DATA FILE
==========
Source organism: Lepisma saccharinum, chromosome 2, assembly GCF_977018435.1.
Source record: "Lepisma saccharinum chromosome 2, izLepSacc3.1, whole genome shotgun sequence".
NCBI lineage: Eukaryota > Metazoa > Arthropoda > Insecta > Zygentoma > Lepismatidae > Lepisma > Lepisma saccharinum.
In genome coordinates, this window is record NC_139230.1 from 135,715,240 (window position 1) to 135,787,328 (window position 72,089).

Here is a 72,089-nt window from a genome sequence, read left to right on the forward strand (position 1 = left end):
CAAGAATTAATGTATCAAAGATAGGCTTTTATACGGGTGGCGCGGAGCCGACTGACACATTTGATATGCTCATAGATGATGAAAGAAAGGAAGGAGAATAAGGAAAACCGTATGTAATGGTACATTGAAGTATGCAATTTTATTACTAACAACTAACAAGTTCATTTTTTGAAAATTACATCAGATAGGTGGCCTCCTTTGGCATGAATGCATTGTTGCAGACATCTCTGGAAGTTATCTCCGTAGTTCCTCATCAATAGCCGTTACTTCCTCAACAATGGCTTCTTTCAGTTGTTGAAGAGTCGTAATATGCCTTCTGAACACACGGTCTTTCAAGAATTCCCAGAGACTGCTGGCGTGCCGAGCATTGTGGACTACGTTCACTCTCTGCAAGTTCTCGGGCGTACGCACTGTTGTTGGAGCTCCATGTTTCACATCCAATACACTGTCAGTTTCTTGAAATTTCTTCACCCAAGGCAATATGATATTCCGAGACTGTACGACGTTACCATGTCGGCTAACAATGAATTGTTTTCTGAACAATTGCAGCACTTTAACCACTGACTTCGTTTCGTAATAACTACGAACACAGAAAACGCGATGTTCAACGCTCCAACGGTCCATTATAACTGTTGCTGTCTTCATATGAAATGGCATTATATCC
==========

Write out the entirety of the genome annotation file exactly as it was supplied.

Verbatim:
Source organism: Lepisma saccharinum, chromosome 2, assembly GCF_977018435.1.
Source record: "Lepisma saccharinum chromosome 2, izLepSacc3.1, whole genome shotgun sequence".
NCBI lineage: Eukaryota > Metazoa > Arthropoda > Insecta > Zygentoma > Lepismatidae > Lepisma > Lepisma saccharinum.
In genome coordinates, this window is record NC_139230.1 from 135,715,240 (window position 1) to 135,787,328 (window position 72,089).

Here is a 72,089-nt window from a genome sequence, read left to right on the forward strand (position 1 = left end):
CAAGAATTAATGTATCAAAGATAGGCTTTTATACGGGTGGCGCGGAGCCGACTGACACATTTGATATGCTCATAGATGATGAAAGAAAGGAAGGAGAATAAGGAAAACCGTATGTAATGGTACATTGAAGTATGCAATTTTATTACTAACAACTAACAAGTTCATTTTTTGAAAATTACATCAGATAGGTGGCCTCCTTTGGCATGAATGCATTGTTGCAGACATCTCTGGAAGTTATCTCCGTAGTTCCTCATCAATAGCCGTTACTTCCTCAACAATGGCTTCTTTCAGTTGTTGAAGAGTCGTAATATGCCTTCTGAACACACGGTCTTTCAAGAATTCCCAGAGACTGCTGGCGTGCCGAGCATTGTGGACTACGTTCACTCTCTGCAAGTTCTCGGGCGTACGCACTGTTGTTGGAGCTCCATGTTTCACATCCAATACACTGTCAGTTTCTTGAAATTTCTTCACCCAAGGCAATATGATATTCCGAGACTGTACGACGTTACCATGTCGGCTAACAATGAATTGTTTTCTGAACAATTGCAGCACTTTAACCACTGACTTCGTTTCGTAATAACTACGAACACAGAAAACGCGATGTTCAACGCTCCAACGGTCCATTATAACTGTTGCTGTCTTCATATGAAATGGCATTATATCC